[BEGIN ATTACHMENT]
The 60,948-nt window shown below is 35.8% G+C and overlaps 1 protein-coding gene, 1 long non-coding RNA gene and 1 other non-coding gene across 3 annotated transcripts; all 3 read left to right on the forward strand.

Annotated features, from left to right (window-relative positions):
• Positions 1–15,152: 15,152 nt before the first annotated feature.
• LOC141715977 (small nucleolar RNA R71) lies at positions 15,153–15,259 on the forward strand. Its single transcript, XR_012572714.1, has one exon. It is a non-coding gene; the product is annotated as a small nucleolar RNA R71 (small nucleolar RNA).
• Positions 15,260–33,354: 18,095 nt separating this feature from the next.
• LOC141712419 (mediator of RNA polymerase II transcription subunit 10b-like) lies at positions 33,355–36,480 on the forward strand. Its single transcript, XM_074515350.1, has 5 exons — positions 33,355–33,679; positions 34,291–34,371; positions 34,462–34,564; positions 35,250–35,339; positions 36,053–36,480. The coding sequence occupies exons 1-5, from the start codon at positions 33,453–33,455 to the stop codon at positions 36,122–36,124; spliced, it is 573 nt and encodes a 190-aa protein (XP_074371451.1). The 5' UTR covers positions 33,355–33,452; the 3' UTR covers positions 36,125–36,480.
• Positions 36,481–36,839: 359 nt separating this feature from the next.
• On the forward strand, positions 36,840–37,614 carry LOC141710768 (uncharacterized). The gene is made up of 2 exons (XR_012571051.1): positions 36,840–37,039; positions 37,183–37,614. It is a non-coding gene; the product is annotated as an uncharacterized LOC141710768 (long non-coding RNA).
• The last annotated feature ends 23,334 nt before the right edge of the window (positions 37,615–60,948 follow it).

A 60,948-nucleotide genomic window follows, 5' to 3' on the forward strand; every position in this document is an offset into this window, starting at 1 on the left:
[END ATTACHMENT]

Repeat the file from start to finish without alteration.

The 60,948-nt window shown below is 35.8% G+C and overlaps 1 protein-coding gene, 1 long non-coding RNA gene and 1 other non-coding gene across 3 annotated transcripts; all 3 read left to right on the forward strand.

Annotated features, from left to right (window-relative positions):
• Positions 1–15,152: 15,152 nt before the first annotated feature.
• LOC141715977 (small nucleolar RNA R71) lies at positions 15,153–15,259 on the forward strand. Its single transcript, XR_012572714.1, has one exon. It is a non-coding gene; the product is annotated as a small nucleolar RNA R71 (small nucleolar RNA).
• Positions 15,260–33,354: 18,095 nt separating this feature from the next.
• LOC141712419 (mediator of RNA polymerase II transcription subunit 10b-like) lies at positions 33,355–36,480 on the forward strand. Its single transcript, XM_074515350.1, has 5 exons — positions 33,355–33,679; positions 34,291–34,371; positions 34,462–34,564; positions 35,250–35,339; positions 36,053–36,480. The coding sequence occupies exons 1-5, from the start codon at positions 33,453–33,455 to the stop codon at positions 36,122–36,124; spliced, it is 573 nt and encodes a 190-aa protein (XP_074371451.1). The 5' UTR covers positions 33,355–33,452; the 3' UTR covers positions 36,125–36,480.
• Positions 36,481–36,839: 359 nt separating this feature from the next.
• On the forward strand, positions 36,840–37,614 carry LOC141710768 (uncharacterized). The gene is made up of 2 exons (XR_012571051.1): positions 36,840–37,039; positions 37,183–37,614. It is a non-coding gene; the product is annotated as an uncharacterized LOC141710768 (long non-coding RNA).
• The last annotated feature ends 23,334 nt before the right edge of the window (positions 37,615–60,948 follow it).

A 60,948-nucleotide genomic window follows, 5' to 3' on the forward strand; every position in this document is an offset into this window, starting at 1 on the left: